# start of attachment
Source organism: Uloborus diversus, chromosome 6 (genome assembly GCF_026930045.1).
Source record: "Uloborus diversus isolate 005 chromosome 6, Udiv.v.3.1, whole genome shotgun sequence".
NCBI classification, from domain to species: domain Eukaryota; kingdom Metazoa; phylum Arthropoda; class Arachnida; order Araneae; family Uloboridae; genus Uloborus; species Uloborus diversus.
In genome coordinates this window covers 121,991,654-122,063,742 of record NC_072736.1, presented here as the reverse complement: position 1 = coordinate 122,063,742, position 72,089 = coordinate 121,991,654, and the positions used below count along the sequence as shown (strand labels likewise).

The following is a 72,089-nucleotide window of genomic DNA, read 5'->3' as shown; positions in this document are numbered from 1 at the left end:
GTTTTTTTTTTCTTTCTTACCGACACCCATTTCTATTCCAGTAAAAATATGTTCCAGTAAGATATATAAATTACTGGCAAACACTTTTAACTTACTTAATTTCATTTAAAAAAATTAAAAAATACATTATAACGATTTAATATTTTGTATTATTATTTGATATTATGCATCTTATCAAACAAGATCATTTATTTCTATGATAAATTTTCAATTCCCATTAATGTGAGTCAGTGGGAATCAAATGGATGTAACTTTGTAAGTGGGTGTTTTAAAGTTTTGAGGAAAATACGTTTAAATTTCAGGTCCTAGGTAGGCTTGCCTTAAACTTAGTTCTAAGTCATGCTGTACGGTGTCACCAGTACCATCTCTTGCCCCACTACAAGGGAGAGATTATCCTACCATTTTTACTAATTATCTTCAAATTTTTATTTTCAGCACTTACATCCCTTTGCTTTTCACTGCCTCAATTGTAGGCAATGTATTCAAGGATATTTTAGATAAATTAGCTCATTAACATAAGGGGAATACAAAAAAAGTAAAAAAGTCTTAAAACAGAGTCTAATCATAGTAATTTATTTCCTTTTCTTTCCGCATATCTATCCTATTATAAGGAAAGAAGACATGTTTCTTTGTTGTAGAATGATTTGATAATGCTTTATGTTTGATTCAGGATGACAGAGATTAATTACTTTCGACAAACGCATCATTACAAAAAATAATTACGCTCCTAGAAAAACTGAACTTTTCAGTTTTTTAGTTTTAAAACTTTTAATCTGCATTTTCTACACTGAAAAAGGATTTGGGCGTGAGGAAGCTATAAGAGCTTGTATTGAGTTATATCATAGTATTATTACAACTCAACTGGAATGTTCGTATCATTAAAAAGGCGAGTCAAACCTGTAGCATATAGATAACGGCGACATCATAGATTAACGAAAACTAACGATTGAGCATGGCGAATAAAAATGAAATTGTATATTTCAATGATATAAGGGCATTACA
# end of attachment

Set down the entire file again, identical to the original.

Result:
Source organism: Uloborus diversus, chromosome 6 (genome assembly GCF_026930045.1).
Source record: "Uloborus diversus isolate 005 chromosome 6, Udiv.v.3.1, whole genome shotgun sequence".
NCBI classification, from domain to species: domain Eukaryota; kingdom Metazoa; phylum Arthropoda; class Arachnida; order Araneae; family Uloboridae; genus Uloborus; species Uloborus diversus.
In genome coordinates this window covers 121,991,654-122,063,742 of record NC_072736.1, presented here as the reverse complement: position 1 = coordinate 122,063,742, position 72,089 = coordinate 121,991,654, and the positions used below count along the sequence as shown (strand labels likewise).

The following is a 72,089-nucleotide window of genomic DNA, read 5'->3' as shown; positions in this document are numbered from 1 at the left end:
GTTTTTTTTTTCTTTCTTACCGACACCCATTTCTATTCCAGTAAAAATATGTTCCAGTAAGATATATAAATTACTGGCAAACACTTTTAACTTACTTAATTTCATTTAAAAAAATTAAAAAATACATTATAACGATTTAATATTTTGTATTATTATTTGATATTATGCATCTTATCAAACAAGATCATTTATTTCTATGATAAATTTTCAATTCCCATTAATGTGAGTCAGTGGGAATCAAATGGATGTAACTTTGTAAGTGGGTGTTTTAAAGTTTTGAGGAAAATACGTTTAAATTTCAGGTCCTAGGTAGGCTTGCCTTAAACTTAGTTCTAAGTCATGCTGTACGGTGTCACCAGTACCATCTCTTGCCCCACTACAAGGGAGAGATTATCCTACCATTTTTACTAATTATCTTCAAATTTTTATTTTCAGCACTTACATCCCTTTGCTTTTCACTGCCTCAATTGTAGGCAATGTATTCAAGGATATTTTAGATAAATTAGCTCATTAACATAAGGGGAATACAAAAAAAGTAAAAAAGTCTTAAAACAGAGTCTAATCATAGTAATTTATTTCCTTTTCTTTCCGCATATCTATCCTATTATAAGGAAAGAAGACATGTTTCTTTGTTGTAGAATGATTTGATAATGCTTTATGTTTGATTCAGGATGACAGAGATTAATTACTTTCGACAAACGCATCATTACAAAAAATAATTACGCTCCTAGAAAAACTGAACTTTTCAGTTTTTTAGTTTTAAAACTTTTAATCTGCATTTTCTACACTGAAAAAGGATTTGGGCGTGAGGAAGCTATAAGAGCTTGTATTGAGTTATATCATAGTATTATTACAACTCAACTGGAATGTTCGTATCATTAAAAAGGCGAGTCAAACCTGTAGCATATAGATAACGGCGACATCATAGATTAACGAAAACTAACGATTGAGCATGGCGAATAAAAATGAAATTGTATATTTCAATGATATAAGGGCATTACA